The problem with films made under the Code, as well as the legacy of the Production Code, is that audiences are believed already to be mature enough to not explore and discuss taboo topics that the Pre-codes and films made post-Code were unafraid to explore. But, if the Pre-Codes are any marker, it seems that the audiences were mature enough to see a film like Red Headed Woman for it to have the legacy it has. Besides, the people who were protested in the name of "morality" didn't see the films they were protesting. 

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I think Precodes gave room for audiences to decide what they think about the characters whose story they see in the film. 

 

With the Code, the judgment by him would have stood as punishment alone and she would have been shamed for living as she did to the point of  the audience not being able to pick up on who she was to begin with because the interest groups represented wouldn't be comfortable with such subjects to handle a mature look at them. 

 

The problem with films made under the Code, as well as the legacy of the Production Code, is that audiences are believed already to be mature enough to not explore and discuss taboo topics that the Pre-codes and films made post-Code were unafraid to explore. But, if the Pre-Codes are any marker, it seems that the audiences were mature enough to see a film like Red Headed Woman for it to have the legacy it has. Besides, the people who were protested in the name of "morality" didn't see the films they were protesting. 

 

My guess is that MGM ended the movie Red Headed Women the way they did was because they wanted Harlow to get away with attempted murder.    MGM didn't want a Harlow character to be punished.   Also,  they were just cheap.    One can see how rushed these 30s movies are and how little care was taken as it relates to making a film.    So why waste money to script and shoot a better ending when it was cheaper to just put up the 'The End' card!

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My guess is that MGM ended the movie Red Headed Women the way they did was because they wanted Harlow to get away with attempted murder.    MGM didn't want a Harlow character to be punished.   Also,  they were just cheap.    One can see how rushed these 30s movies are and how little care was taken as it relates to making a film.    So why waste money to script and shoot a better ending when it was cheaper to just put up the 'The End' card!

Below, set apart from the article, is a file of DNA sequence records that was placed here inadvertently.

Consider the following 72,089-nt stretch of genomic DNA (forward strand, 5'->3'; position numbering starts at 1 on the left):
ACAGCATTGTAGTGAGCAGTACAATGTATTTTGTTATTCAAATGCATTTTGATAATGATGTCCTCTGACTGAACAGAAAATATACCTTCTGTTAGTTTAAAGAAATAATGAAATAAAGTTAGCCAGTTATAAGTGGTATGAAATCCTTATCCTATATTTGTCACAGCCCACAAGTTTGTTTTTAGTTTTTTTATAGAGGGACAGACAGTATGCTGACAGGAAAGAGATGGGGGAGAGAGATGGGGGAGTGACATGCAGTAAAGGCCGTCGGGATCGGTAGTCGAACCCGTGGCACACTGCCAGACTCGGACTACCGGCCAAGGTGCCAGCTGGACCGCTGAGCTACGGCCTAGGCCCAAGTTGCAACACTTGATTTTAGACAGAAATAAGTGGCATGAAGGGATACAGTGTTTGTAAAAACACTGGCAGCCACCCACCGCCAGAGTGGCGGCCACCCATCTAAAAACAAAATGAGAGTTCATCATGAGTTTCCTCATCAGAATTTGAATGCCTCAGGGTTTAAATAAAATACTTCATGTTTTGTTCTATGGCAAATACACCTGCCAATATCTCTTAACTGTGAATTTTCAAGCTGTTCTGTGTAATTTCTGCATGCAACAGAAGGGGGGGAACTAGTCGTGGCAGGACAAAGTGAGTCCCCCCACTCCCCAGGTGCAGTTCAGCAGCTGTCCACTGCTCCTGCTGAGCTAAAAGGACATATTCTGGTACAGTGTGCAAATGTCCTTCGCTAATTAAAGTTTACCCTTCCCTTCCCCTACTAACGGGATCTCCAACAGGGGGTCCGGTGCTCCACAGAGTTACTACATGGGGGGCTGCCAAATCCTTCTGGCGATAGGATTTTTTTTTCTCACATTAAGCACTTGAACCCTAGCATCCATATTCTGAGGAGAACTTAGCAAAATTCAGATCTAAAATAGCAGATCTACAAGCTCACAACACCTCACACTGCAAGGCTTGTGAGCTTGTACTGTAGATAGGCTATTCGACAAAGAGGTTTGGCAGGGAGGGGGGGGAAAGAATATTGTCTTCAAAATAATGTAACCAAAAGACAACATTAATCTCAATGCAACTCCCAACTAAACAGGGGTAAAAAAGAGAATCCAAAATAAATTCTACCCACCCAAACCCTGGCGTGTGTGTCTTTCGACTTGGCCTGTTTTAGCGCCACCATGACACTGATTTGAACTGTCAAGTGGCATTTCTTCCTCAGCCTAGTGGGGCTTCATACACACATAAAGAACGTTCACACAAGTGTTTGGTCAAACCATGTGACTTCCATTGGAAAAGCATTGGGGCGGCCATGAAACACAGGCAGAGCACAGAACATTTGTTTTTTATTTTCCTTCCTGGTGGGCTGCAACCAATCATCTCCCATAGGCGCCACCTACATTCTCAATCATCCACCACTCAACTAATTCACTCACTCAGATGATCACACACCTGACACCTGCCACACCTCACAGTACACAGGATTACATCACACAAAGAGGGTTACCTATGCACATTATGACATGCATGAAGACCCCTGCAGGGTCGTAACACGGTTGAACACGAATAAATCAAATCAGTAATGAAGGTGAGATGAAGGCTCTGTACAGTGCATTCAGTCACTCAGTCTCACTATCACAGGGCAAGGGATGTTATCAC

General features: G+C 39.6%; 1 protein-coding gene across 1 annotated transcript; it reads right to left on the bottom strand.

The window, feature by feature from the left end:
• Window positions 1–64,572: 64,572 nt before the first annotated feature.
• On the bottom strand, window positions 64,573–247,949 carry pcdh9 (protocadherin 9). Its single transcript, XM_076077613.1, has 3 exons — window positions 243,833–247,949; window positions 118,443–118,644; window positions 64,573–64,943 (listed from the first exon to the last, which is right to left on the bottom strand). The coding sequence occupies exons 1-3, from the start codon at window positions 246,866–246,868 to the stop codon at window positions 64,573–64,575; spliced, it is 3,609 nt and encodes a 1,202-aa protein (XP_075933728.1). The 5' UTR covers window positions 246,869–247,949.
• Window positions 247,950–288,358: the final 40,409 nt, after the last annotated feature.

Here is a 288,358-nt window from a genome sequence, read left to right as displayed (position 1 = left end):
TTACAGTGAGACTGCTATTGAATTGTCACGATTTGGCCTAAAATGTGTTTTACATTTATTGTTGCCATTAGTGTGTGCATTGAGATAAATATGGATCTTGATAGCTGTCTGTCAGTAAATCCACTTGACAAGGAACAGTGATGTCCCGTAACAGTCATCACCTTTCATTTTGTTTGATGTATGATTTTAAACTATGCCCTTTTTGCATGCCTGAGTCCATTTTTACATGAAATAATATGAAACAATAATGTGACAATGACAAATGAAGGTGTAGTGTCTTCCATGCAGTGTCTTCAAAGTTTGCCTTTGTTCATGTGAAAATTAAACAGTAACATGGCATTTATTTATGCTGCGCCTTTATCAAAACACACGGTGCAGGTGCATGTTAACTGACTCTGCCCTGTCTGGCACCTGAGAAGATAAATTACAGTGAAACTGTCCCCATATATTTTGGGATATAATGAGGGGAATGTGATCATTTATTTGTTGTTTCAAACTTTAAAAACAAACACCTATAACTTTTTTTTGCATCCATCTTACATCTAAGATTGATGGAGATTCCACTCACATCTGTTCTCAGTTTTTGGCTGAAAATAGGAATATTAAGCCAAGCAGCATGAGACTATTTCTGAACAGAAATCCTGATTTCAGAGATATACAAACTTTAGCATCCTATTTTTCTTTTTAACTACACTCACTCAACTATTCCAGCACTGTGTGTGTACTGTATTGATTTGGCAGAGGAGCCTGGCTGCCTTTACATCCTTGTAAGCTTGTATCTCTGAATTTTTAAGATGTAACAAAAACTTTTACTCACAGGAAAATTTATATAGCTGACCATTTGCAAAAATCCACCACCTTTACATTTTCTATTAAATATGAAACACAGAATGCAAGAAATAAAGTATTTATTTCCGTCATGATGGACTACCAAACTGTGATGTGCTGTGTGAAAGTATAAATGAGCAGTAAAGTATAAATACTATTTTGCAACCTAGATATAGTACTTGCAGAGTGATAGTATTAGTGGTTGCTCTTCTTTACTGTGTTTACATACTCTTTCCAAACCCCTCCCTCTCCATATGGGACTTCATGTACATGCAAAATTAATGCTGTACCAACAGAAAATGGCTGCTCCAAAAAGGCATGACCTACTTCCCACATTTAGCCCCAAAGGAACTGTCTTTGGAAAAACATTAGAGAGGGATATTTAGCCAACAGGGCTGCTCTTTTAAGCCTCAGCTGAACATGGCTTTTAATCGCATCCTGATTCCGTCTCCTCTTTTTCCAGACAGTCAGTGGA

The same could be true for Production Code films as well. Also, I am sure with the Depression studios had to economize ticket sales with movie production. 

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The same could be true for Production Code films as well. Also, I am sure with the Depression studios had to economize ticket sales with movie production. 

 

Note that I didn't mention the Production Code as it relates to studios making movies on the cheap.    I mentioned the decade of the 30s.   So yes,  the studios made movies on the cheap during the 30s, pre and post code.

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Note that I didn't mention the Production Code as it relates to studios making movies on the cheap.    I mentioned the decade of the 30s.   So yes,  the studios made movies on the cheap during the 30s, pre and post code.

Duly noted.